On May 16, 1991, we used paper maps to navigate road trips, we used books to research our college papers, and if we wanted to “friend” someone, we just said hi and asked what they were up to later. One short day later, the World Wide Web was born.
On that day, Tim Berners-Lee used a NeXTcube computer to launch the World Wide Web. Initially, this network connected only labs (like the CERN Particle Physics Lab where it was invented), government agencies, and universities, but by 1994, its reach extended to schools, businesses, and recreational users as well. From 1995 when usage was first tracked to the turn of the century, the number of users leaped from 16 million to 361 million. And by last month, over 4.3 billion users worldwide were connected (that’s over 56%!).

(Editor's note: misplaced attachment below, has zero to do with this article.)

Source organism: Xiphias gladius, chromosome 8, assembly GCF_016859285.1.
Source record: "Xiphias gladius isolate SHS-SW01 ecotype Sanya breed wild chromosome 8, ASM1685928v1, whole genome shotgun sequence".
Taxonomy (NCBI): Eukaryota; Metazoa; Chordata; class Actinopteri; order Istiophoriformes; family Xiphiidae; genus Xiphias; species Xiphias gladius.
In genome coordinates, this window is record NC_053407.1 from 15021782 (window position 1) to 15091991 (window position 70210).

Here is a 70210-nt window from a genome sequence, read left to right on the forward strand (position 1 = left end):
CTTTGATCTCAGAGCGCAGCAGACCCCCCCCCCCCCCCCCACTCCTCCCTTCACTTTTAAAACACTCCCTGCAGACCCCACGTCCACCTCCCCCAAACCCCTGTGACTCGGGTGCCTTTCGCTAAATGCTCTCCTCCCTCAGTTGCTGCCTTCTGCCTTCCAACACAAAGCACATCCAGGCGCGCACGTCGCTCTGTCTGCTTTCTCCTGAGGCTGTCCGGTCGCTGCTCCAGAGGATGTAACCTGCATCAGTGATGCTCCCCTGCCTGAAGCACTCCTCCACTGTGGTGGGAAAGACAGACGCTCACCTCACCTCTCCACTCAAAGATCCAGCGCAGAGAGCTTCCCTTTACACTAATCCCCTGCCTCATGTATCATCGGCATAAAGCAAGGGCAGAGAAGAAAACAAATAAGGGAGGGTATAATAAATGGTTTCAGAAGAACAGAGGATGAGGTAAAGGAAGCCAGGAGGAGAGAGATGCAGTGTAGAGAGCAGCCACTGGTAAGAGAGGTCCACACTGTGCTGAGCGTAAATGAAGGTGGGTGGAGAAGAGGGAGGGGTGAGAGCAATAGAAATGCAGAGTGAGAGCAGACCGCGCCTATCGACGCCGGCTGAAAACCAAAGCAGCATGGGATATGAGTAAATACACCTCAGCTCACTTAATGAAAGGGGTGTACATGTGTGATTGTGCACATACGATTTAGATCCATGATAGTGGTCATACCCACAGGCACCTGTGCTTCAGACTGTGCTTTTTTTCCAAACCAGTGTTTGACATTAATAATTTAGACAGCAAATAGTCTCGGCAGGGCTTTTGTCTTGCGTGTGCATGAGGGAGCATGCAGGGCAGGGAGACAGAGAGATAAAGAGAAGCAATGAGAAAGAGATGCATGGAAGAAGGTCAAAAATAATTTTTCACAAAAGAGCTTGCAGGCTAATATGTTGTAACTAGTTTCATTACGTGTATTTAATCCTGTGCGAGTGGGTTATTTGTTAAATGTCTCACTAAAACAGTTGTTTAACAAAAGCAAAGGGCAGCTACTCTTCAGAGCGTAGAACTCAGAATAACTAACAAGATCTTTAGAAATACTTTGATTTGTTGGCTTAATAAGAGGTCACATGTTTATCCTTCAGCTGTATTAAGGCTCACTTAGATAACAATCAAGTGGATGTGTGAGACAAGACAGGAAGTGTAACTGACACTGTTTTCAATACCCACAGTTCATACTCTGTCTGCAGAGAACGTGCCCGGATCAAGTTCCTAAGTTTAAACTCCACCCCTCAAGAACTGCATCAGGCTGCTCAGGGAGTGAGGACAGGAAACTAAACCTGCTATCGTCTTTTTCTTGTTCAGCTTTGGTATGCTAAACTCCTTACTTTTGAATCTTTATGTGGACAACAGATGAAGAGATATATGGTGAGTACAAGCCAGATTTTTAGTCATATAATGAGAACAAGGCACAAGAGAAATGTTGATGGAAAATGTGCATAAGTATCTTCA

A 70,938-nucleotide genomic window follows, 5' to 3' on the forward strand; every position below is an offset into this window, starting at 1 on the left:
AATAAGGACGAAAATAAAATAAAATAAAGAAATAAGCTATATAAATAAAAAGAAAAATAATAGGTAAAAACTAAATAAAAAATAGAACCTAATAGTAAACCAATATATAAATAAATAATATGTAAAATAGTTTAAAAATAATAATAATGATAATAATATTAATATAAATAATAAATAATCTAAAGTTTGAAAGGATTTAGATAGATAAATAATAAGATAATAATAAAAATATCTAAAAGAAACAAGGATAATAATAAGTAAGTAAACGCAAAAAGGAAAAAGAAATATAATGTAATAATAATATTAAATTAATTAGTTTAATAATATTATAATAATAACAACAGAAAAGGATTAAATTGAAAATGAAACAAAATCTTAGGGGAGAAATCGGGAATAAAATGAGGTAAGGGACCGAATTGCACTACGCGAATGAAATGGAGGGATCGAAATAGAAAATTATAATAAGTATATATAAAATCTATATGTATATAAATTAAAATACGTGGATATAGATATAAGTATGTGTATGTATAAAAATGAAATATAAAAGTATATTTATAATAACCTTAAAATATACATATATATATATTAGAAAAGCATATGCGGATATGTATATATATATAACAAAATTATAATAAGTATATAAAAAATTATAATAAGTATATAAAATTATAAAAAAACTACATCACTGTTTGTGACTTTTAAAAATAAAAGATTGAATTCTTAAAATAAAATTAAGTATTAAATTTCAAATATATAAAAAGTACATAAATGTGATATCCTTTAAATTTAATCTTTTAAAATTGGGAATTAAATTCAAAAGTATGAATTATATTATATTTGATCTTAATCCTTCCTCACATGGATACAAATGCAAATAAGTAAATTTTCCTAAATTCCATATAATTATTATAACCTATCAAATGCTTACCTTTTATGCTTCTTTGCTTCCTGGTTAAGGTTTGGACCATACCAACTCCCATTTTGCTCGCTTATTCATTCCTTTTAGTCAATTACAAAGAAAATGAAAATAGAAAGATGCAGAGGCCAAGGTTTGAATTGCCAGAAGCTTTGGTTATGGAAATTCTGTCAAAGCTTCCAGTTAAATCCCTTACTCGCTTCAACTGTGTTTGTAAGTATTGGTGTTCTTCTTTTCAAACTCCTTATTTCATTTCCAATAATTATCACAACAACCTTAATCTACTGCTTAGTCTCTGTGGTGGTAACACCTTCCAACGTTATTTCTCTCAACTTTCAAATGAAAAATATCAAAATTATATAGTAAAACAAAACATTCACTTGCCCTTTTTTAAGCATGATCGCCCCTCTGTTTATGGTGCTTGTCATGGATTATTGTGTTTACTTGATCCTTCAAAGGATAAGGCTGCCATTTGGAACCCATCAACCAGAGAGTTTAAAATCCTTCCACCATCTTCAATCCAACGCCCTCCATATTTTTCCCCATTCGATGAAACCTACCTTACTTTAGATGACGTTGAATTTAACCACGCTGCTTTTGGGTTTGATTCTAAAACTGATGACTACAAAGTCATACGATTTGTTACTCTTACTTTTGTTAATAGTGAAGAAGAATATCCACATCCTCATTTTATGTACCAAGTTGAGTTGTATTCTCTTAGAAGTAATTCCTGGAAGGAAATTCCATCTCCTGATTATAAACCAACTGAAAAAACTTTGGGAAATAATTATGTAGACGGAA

Amazingly, the internet as we know it today found its beginnings following the Soviet Union’s successful launch of Sputnik in 1957. In the 1960s, scientists and academics began developing theories for sending and receiving data across vast communication networks and by 1964, Paul Baran had penned the paper on packet-switching that truly made the internet a possibility. Theory turned to reality in the ‘70s as universities began to communicate via email (lab to lab, university to university) and the “@” symbol was adopted into electronic communications. The ‘80s saw major leaps into the internet of today with the introduction of the Domain Name System, “.com” and “.edu” joined the lexicon, and a worm (the first of many) infected about 10% of the 60,000 hosts.
Just one year after the launch of the World Wide Web, the number of hosts broke 1 million and today, there are nearly 2 billion and well over that number of individual Facebook users. We can connect to people and businesses anywhere in the world and we can do it and that power to connect is right in our hands.